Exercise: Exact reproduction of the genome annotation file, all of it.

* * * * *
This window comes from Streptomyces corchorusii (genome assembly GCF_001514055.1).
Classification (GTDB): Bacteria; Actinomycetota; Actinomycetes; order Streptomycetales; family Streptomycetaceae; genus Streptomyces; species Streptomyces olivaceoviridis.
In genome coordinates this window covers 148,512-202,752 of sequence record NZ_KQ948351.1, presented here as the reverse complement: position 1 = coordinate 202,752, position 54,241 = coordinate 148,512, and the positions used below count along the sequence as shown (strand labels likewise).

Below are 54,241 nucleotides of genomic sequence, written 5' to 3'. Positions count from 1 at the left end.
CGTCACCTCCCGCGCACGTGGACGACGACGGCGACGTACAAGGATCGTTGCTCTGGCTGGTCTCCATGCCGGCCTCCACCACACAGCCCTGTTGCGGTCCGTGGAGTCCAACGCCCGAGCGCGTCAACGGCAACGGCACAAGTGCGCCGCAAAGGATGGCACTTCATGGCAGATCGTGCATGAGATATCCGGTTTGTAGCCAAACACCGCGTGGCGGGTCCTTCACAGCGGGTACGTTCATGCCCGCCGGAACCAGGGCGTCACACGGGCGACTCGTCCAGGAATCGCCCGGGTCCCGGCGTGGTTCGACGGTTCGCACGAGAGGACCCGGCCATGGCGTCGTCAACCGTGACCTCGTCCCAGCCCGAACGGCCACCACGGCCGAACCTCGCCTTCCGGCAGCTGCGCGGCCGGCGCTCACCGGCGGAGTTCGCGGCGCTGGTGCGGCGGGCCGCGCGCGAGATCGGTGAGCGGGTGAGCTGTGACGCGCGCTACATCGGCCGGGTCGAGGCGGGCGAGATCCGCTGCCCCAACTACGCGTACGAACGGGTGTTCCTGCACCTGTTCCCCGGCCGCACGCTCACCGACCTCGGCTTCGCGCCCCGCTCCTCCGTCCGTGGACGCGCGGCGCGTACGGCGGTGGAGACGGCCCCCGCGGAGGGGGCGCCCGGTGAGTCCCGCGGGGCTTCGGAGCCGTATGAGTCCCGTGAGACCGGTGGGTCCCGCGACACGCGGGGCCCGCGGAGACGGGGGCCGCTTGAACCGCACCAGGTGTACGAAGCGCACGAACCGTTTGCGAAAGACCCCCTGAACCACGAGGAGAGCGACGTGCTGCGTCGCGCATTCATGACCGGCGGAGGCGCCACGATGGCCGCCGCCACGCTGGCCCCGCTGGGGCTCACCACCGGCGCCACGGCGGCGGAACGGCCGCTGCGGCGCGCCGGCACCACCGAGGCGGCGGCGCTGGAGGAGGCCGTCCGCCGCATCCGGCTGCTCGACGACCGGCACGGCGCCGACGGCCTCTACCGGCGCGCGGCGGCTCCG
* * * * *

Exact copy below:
This window comes from Streptomyces corchorusii (genome assembly GCF_001514055.1).
Classification (GTDB): Bacteria; Actinomycetota; Actinomycetes; order Streptomycetales; family Streptomycetaceae; genus Streptomyces; species Streptomyces olivaceoviridis.
In genome coordinates this window covers 148,512-202,752 of sequence record NZ_KQ948351.1, presented here as the reverse complement: position 1 = coordinate 202,752, position 54,241 = coordinate 148,512, and the positions used below count along the sequence as shown (strand labels likewise).

Below are 54,241 nucleotides of genomic sequence, written 5' to 3'. Positions count from 1 at the left end.
CGTCACCTCCCGCGCACGTGGACGACGACGGCGACGTACAAGGATCGTTGCTCTGGCTGGTCTCCATGCCGGCCTCCACCACACAGCCCTGTTGCGGTCCGTGGAGTCCAACGCCCGAGCGCGTCAACGGCAACGGCACAAGTGCGCCGCAAAGGATGGCACTTCATGGCAGATCGTGCATGAGATATCCGGTTTGTAGCCAAACACCGCGTGGCGGGTCCTTCACAGCGGGTACGTTCATGCCCGCCGGAACCAGGGCGTCACACGGGCGACTCGTCCAGGAATCGCCCGGGTCCCGGCGTGGTTCGACGGTTCGCACGAGAGGACCCGGCCATGGCGTCGTCAACCGTGACCTCGTCCCAGCCCGAACGGCCACCACGGCCGAACCTCGCCTTCCGGCAGCTGCGCGGCCGGCGCTCACCGGCGGAGTTCGCGGCGCTGGTGCGGCGGGCCGCGCGCGAGATCGGTGAGCGGGTGAGCTGTGACGCGCGCTACATCGGCCGGGTCGAGGCGGGCGAGATCCGCTGCCCCAACTACGCGTACGAACGGGTGTTCCTGCACCTGTTCCCCGGCCGCACGCTCACCGACCTCGGCTTCGCGCCCCGCTCCTCCGTCCGTGGACGCGCGGCGCGTACGGCGGTGGAGACGGCCCCCGCGGAGGGGGCGCCCGGTGAGTCCCGCGGGGCTTCGGAGCCGTATGAGTCCCGTGAGACCGGTGGGTCCCGCGACACGCGGGGCCCGCGGAGACGGGGGCCGCTTGAACCGCACCAGGTGTACGAAGCGCACGAACCGTTTGCGAAAGACCCCCTGAACCACGAGGAGAGCGACGTGCTGCGTCGCGCATTCATGACCGGCGGAGGCGCCACGATGGCCGCCGCCACGCTGGCCCCGCTGGGGCTCACCACCGGCGCCACGGCGGCGGAACGGCCGCTGCGGCGCGCCGGCACCACCGAGGCGGCGGCGCTGGAGGAGGCCGTCCGCCGCATCCGGCTGCTCGACGACCGGCACGGCGCCGACGGCCTCTACCGGCGCGCGGCGGCTCCG